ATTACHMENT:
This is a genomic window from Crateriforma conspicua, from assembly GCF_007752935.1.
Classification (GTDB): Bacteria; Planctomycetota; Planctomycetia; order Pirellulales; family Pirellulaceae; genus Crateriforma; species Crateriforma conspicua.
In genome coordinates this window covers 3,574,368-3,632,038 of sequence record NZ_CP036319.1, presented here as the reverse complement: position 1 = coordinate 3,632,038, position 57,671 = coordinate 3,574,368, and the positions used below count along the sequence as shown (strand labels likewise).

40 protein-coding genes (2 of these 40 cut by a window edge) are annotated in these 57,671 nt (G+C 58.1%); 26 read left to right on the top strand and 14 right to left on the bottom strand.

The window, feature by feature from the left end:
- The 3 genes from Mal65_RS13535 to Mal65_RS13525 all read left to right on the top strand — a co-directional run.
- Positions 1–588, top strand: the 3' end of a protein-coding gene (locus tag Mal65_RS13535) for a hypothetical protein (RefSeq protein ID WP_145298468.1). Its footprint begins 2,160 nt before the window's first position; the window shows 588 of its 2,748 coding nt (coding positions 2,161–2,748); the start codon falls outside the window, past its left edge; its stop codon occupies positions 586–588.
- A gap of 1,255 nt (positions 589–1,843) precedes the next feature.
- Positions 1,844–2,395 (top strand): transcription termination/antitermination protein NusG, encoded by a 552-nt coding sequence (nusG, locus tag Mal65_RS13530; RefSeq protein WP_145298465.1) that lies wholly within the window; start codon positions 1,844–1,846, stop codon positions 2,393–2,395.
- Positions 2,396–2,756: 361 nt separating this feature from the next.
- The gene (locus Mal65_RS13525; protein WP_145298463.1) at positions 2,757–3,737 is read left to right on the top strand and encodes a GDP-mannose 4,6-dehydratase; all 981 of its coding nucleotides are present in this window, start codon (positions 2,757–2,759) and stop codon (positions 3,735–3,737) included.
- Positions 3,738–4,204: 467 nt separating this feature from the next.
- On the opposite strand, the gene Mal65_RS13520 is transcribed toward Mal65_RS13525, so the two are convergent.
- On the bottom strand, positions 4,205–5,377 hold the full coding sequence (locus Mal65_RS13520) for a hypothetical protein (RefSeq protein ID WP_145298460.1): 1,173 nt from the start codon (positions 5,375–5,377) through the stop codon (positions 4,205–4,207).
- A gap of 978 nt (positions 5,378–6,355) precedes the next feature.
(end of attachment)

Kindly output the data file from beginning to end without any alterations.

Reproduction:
This is a genomic window from Crateriforma conspicua, from assembly GCF_007752935.1.
Classification (GTDB): Bacteria; Planctomycetota; Planctomycetia; order Pirellulales; family Pirellulaceae; genus Crateriforma; species Crateriforma conspicua.
In genome coordinates this window covers 3,574,368-3,632,038 of sequence record NZ_CP036319.1, presented here as the reverse complement: position 1 = coordinate 3,632,038, position 57,671 = coordinate 3,574,368, and the positions used below count along the sequence as shown (strand labels likewise).

40 protein-coding genes (2 of these 40 cut by a window edge) are annotated in these 57,671 nt (G+C 58.1%); 26 read left to right on the top strand and 14 right to left on the bottom strand.

The window, feature by feature from the left end:
- The 3 genes from Mal65_RS13535 to Mal65_RS13525 all read left to right on the top strand — a co-directional run.
- Positions 1–588, top strand: the 3' end of a protein-coding gene (locus tag Mal65_RS13535) for a hypothetical protein (RefSeq protein ID WP_145298468.1). Its footprint begins 2,160 nt before the window's first position; the window shows 588 of its 2,748 coding nt (coding positions 2,161–2,748); the start codon falls outside the window, past its left edge; its stop codon occupies positions 586–588.
- A gap of 1,255 nt (positions 589–1,843) precedes the next feature.
- Positions 1,844–2,395 (top strand): transcription termination/antitermination protein NusG, encoded by a 552-nt coding sequence (nusG, locus tag Mal65_RS13530; RefSeq protein WP_145298465.1) that lies wholly within the window; start codon positions 1,844–1,846, stop codon positions 2,393–2,395.
- Positions 2,396–2,756: 361 nt separating this feature from the next.
- The gene (locus Mal65_RS13525; protein WP_145298463.1) at positions 2,757–3,737 is read left to right on the top strand and encodes a GDP-mannose 4,6-dehydratase; all 981 of its coding nucleotides are present in this window, start codon (positions 2,757–2,759) and stop codon (positions 3,735–3,737) included.
- Positions 3,738–4,204: 467 nt separating this feature from the next.
- On the opposite strand, the gene Mal65_RS13520 is transcribed toward Mal65_RS13525, so the two are convergent.
- On the bottom strand, positions 4,205–5,377 hold the full coding sequence (locus Mal65_RS13520) for a hypothetical protein (RefSeq protein ID WP_145298460.1): 1,173 nt from the start codon (positions 5,375–5,377) through the stop codon (positions 4,205–4,207).
- A gap of 978 nt (positions 5,378–6,355) precedes the next feature.